There's little question that Google has brought its enterprise focus and concentrated spending to its Google Cloud Platform late in the game. Before, it was banking on reputation, a minimal offering of its preferred technologies and its basic infrastructure to lure web-based companies and startups to Google Compute Engine and App Engine.
But minimal effort is a thing of the past. Google pulled out its big guns and big customers in San Francisco this week to try to convince the business world that it's serious about serving the enterprise. The shift in that direction started with the hiring of VMware co-founder and former CEO Diane Greene in November 2015. Greene addressed about 10,000 attendees at the Moscone Center or four times as many as last year as Google's Next 2017 conference got underway March 8-10.
Google appeared to understand it's playing catch up to the rapidly growing Microsoft Azure and Amazon Web Services. Eric Schmidt, Google CEO, came on stage after Greene's opening keynote Wednesday to say Google has spent $30 billion on Google's cloud infrastructure. "I know because I approved it," he said. In the usual Silicon Valley numbers game, that means all of Google's search infrastructure and cloud platform rolled into one absorbed that amount, but still $30 billion is a piece of change that many companies would prefer not to have to spend.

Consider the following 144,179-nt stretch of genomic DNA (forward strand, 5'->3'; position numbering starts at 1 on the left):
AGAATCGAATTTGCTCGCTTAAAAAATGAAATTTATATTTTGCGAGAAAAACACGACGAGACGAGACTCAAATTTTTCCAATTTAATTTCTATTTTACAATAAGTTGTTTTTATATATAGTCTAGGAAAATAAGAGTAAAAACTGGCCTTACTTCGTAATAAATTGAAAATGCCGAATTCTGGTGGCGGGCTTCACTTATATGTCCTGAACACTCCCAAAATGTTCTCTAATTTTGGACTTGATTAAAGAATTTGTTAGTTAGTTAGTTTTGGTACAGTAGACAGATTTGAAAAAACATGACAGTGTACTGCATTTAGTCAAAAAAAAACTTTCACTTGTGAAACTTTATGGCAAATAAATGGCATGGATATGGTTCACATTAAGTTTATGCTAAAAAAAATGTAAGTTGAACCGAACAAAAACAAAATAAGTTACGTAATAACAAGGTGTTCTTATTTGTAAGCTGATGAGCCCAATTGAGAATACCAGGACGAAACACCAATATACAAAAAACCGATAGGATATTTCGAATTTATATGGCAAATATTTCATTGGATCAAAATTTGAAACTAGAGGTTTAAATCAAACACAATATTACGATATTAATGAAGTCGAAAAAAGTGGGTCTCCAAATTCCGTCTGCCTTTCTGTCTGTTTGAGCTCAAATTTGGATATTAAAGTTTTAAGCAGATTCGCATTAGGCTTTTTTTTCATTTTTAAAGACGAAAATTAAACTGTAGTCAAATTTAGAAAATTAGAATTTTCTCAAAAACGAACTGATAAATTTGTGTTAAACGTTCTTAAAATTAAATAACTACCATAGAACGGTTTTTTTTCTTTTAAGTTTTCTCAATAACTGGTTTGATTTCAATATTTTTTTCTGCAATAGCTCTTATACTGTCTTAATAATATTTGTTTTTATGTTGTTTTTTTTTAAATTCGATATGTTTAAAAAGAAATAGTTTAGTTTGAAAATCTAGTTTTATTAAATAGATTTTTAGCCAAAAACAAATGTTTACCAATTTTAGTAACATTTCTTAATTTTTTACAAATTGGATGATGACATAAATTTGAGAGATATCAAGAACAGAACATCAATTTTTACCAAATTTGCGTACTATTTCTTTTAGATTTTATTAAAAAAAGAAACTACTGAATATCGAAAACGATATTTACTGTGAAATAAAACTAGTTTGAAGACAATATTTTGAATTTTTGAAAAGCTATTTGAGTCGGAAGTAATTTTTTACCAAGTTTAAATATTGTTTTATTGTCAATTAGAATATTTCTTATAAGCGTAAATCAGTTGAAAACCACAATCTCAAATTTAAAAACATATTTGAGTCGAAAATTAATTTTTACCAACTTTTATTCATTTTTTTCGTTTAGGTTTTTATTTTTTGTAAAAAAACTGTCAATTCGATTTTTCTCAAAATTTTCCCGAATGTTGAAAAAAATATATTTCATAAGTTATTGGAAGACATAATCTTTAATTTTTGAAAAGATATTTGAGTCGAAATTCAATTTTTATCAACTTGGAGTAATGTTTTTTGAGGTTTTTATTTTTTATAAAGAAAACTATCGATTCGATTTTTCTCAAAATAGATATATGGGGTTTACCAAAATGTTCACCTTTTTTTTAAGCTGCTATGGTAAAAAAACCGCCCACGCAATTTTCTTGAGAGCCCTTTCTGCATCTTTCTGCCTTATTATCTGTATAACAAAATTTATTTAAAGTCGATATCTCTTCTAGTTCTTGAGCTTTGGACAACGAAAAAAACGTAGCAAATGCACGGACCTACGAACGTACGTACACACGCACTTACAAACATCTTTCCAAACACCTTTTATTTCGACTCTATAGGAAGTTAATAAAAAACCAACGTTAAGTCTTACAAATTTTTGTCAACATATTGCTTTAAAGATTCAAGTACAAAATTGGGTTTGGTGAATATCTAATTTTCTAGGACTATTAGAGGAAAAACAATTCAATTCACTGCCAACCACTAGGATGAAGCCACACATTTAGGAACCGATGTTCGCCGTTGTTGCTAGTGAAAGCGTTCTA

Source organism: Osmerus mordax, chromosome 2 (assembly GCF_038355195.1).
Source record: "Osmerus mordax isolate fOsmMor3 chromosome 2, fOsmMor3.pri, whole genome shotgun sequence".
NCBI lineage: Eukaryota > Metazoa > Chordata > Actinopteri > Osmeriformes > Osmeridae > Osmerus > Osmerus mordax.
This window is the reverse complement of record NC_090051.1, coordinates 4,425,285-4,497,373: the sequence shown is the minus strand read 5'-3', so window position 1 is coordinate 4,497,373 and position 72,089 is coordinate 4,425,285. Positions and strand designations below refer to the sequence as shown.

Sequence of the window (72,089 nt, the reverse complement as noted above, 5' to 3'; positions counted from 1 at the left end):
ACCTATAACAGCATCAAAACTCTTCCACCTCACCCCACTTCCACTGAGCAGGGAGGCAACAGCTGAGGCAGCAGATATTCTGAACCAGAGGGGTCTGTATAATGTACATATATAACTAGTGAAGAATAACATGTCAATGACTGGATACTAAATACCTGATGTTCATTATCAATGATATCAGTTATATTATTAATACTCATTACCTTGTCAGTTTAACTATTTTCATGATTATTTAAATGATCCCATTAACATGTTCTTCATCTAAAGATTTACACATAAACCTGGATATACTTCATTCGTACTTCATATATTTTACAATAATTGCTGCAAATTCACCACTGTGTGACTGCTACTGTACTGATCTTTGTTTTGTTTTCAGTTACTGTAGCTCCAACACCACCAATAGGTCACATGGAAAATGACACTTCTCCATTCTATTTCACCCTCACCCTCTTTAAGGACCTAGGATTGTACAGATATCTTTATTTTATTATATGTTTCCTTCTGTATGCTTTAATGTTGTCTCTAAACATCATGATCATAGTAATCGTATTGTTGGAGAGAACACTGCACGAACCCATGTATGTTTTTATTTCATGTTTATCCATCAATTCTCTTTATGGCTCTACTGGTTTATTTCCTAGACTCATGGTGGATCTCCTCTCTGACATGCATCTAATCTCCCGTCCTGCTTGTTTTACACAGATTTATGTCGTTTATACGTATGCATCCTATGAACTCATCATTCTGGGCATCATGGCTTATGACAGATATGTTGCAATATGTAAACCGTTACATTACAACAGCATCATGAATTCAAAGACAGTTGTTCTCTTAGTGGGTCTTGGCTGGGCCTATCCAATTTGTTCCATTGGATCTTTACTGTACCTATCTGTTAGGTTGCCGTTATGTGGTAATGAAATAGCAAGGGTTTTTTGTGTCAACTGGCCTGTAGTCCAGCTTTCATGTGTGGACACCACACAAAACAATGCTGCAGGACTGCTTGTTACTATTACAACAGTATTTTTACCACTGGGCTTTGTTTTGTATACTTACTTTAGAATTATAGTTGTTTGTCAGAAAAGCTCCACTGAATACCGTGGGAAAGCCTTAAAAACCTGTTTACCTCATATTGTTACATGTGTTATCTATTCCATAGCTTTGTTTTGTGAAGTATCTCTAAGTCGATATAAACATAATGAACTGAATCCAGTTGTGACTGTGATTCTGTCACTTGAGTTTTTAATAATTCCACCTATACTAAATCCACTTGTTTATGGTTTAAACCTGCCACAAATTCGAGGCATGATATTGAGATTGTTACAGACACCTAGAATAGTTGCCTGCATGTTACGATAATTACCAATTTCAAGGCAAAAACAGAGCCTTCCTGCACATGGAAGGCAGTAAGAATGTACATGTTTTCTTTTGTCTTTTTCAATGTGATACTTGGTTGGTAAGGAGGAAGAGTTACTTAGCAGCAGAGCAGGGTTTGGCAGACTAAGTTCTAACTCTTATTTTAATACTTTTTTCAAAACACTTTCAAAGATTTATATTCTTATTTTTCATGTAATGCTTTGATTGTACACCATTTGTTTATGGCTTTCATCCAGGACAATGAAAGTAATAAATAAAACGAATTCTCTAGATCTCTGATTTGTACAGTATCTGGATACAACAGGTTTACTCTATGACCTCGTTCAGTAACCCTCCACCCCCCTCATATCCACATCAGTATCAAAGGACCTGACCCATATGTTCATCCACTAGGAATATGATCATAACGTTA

Want to see how Evernote moved onto the Google Cloud Platform? See Evernote Completes Migration To Google, Data Center Shutdown.
Given that Google has made the investment, here are four ways that it plans to capitalize on that investment.